“At the end… stands the character of an egocentric, who did everything for himself… He is the goal and the reason for his own actions, the perfect bourgeois subject in the age of neo-liberalism.”

For Koch, Walter White is not a tragic hero. He's not a subject for whom we should feel extra compassion and offer any degree of forgiveness. Instead, he’s a noir hero, an independent agent, a man who knew exactly where he was going and the consequences of his actions. The fact that he dies from the results of his swimming in the cesspool of crime bosses and drug lords his meth producing and distributing world created, rather than from the cancer that was supposed to bring him down, is in keeping with the fatalistic nature of noir. Don’t shed any tears for Walter White because this is the way he chose to lead the final days of his life.

Breaking Bad, Breaking Out, Breaking Even is presented in six chapters. Koch ends with a separate section, a brief paragraph-length commentary on “Five Iconic Scenes”. In the first chapter, “It’s a Trip”, whose title is borrowed from the New Mexico state motto, Koch argues that one of the qualities that helped the series attain its status was “…the new temporality of a very long narrative…” In other words, the “binge watching” habit so popular to so many viewers, through physical DVD watching or streaming services, was perhaps as addictive as the meth Walter White was peddling -- the fact that we could easily have more meant that we would not hesitate to want more.

The chapter “In 62 Episodes to Death”, Koch carefully spells out the inevitable. None of this was going to end conveniently. “The series begins in the form of a cascade,” she writes. Later, Koch notes that the intricate time span is presented within the first five minutes of this pilot episode. There’s now (in the motor home, naked save for a pair of white briefs, running around the desert waving a gun.) There’s “The next few days”, in which the teen son will learn some dark truths about his father, and then there’s a flashback from three weeks earlier.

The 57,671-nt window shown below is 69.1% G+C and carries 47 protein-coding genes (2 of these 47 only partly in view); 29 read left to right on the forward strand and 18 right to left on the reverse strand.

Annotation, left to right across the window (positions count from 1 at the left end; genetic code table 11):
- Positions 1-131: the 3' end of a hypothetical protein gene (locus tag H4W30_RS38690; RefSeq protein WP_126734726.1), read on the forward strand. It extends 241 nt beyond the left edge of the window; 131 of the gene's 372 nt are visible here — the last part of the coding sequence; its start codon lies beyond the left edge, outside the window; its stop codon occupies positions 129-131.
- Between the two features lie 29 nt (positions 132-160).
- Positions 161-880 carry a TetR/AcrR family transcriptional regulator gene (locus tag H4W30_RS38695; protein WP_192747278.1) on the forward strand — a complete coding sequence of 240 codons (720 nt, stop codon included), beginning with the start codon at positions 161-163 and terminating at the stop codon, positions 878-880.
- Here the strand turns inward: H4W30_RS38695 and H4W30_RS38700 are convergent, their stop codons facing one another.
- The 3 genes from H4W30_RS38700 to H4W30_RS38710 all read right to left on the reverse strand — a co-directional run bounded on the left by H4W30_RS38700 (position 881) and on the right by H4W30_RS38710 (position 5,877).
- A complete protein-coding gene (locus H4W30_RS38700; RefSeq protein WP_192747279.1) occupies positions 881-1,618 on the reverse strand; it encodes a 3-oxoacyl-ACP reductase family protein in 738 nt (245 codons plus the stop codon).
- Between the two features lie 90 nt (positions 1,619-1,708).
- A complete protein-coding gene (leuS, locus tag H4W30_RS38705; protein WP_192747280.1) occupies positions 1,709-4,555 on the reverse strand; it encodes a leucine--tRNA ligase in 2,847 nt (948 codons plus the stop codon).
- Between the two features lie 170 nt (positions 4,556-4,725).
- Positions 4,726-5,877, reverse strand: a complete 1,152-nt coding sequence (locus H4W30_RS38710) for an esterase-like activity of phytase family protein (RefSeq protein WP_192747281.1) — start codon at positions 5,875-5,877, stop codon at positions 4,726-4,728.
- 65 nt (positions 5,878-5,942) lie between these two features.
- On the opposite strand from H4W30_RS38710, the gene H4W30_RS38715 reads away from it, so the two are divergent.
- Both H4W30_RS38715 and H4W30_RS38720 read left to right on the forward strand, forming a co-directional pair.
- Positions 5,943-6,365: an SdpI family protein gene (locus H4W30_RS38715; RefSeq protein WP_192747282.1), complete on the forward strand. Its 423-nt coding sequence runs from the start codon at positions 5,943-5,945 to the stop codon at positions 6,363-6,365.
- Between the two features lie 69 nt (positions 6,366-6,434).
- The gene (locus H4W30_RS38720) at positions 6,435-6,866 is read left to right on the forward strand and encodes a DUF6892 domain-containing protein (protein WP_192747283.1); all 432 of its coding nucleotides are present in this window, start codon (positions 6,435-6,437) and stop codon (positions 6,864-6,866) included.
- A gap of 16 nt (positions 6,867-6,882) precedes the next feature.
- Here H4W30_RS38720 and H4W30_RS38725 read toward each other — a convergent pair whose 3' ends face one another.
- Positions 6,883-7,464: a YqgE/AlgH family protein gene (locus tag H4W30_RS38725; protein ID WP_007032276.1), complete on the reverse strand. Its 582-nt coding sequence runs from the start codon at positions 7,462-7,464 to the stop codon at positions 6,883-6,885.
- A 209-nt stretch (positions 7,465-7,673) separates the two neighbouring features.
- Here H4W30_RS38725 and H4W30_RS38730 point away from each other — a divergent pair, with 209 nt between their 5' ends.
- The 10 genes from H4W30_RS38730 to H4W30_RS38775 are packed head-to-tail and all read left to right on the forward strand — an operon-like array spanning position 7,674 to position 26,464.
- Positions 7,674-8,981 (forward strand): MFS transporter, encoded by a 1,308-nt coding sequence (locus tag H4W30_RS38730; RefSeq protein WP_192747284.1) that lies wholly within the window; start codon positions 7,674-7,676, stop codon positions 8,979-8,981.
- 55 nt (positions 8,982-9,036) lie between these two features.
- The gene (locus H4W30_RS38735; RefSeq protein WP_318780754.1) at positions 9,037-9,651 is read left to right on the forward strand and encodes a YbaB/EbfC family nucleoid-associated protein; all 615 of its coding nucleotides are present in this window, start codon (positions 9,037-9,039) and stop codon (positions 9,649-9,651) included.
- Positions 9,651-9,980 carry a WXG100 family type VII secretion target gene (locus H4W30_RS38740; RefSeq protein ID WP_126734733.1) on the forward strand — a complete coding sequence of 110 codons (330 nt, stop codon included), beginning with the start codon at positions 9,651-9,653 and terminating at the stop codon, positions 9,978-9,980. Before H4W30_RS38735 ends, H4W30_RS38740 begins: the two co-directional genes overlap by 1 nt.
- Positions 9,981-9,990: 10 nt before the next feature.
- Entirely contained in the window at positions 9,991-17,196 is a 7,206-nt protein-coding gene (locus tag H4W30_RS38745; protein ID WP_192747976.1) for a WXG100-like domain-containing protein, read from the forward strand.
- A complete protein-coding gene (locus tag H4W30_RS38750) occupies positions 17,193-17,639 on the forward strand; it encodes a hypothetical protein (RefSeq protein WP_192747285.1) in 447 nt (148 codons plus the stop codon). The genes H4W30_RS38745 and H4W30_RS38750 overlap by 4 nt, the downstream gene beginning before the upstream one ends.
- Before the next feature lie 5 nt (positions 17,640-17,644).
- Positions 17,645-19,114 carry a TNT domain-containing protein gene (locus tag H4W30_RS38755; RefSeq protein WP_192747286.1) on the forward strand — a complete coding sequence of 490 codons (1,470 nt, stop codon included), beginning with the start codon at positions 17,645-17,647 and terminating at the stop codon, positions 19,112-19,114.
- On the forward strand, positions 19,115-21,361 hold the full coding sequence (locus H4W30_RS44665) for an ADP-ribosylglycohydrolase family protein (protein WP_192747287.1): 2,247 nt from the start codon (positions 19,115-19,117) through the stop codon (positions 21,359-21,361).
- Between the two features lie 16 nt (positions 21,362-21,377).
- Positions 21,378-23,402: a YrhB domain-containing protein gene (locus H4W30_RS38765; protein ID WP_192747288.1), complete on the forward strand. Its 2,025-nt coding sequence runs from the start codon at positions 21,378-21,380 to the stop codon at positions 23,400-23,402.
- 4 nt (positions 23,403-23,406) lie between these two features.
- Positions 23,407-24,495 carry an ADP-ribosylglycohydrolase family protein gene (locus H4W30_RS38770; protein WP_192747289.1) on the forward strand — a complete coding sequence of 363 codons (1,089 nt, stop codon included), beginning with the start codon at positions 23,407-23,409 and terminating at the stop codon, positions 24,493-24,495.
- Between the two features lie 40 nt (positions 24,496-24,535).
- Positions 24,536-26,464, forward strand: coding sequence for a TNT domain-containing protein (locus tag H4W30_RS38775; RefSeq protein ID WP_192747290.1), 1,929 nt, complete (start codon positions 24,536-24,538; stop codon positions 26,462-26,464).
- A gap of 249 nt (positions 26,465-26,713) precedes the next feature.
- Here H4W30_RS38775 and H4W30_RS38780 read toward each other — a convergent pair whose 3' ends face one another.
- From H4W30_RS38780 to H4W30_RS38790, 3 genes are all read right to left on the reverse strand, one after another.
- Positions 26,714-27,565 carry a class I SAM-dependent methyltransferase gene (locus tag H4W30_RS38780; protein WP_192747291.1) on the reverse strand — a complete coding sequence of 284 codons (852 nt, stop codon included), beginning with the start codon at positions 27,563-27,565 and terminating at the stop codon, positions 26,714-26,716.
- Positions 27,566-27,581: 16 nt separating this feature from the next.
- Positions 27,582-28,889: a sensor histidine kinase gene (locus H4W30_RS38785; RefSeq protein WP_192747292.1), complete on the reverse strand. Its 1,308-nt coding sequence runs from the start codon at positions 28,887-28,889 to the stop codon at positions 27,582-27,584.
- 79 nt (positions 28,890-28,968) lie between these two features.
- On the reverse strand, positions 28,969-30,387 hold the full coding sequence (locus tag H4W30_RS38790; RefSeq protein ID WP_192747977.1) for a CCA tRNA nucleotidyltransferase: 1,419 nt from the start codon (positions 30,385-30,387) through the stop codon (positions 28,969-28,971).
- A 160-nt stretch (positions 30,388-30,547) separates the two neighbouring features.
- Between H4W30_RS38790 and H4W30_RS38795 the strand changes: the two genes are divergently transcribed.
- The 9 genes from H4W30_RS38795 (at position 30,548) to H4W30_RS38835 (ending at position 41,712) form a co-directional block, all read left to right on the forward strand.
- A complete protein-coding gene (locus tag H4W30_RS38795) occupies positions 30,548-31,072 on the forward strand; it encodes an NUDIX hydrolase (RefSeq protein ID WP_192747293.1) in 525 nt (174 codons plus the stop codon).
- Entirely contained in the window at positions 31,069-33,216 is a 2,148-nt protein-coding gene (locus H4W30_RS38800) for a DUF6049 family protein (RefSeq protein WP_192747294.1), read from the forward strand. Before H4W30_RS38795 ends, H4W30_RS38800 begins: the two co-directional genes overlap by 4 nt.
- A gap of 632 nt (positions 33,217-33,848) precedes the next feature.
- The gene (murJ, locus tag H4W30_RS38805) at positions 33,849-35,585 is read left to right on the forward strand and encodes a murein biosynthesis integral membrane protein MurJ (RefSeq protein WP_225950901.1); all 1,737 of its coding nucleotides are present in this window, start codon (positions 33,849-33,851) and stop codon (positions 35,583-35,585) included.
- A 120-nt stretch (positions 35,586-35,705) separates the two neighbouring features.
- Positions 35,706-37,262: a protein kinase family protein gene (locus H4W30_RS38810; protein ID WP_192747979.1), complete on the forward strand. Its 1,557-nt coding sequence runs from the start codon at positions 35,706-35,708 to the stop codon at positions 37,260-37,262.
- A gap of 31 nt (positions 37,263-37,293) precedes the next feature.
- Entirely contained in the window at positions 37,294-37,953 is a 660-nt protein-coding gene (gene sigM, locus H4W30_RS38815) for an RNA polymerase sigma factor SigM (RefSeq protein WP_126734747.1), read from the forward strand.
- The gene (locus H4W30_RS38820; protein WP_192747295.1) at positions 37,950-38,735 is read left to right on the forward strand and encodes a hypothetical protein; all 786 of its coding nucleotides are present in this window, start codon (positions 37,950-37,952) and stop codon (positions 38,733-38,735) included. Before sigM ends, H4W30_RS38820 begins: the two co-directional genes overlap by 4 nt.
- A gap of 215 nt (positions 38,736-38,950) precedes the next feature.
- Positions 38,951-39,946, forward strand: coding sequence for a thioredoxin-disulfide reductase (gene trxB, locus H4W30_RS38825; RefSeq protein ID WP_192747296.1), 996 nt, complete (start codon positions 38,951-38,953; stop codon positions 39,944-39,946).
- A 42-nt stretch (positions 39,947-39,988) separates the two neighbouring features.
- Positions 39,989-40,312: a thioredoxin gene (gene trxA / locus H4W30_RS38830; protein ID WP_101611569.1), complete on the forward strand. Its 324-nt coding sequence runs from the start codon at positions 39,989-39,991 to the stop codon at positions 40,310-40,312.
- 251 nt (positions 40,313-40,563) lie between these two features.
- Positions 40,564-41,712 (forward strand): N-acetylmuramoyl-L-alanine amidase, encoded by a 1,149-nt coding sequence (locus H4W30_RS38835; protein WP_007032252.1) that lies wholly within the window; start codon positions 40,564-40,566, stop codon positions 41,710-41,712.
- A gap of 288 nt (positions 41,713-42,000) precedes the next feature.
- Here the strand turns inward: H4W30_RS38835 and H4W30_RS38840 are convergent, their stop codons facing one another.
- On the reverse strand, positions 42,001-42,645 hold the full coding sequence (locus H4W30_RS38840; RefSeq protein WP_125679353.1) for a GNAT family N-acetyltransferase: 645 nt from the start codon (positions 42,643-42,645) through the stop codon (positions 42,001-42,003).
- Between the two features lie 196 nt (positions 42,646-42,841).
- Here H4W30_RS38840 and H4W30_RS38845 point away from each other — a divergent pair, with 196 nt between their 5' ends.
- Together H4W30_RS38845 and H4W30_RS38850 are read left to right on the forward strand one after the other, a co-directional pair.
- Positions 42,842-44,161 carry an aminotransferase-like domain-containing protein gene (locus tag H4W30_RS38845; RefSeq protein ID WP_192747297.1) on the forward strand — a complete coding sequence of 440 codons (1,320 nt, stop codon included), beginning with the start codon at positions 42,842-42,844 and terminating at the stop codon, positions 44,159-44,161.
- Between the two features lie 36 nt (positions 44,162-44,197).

The binge-watching addictiveness of this structure is what separated Breaking Bad from standard episodic television. With the routine episodic crime drama, there was usually no need to commit to a character’s back story. Whatever sort of incidental triviality happened in episode three of season one didn’t necessarily spill into the same episode in the next season. In the old days, as well, there were approximately two dozen episodes per season. By condensing a season to half that amount, the creators of Breaking Bad and other shows of the past ten years (or so) have a greater opportunity to work with such a manageable time frame.

The chapter “Time Going Backward, Time Going Forward” also plays with the concept of narrative. What happens when traditions and conventions are broken? If Breaking Bad is, in fact, the jewel in the crown of “Quality TV”, an argument shared by many, then the form itself has now become “…an artisanal style that covers up its lowly origins with abundant effects… the hybridization of cinema with TV gives rise to completely independent forms.” Viewers recognize the tight constraints of what had once been conventional television on broadcast TV, the self-proclaimed liberty of pay services like HBO, but Breaking Bad and AMC, even more so than Mad Men on the same network, broke all the rules.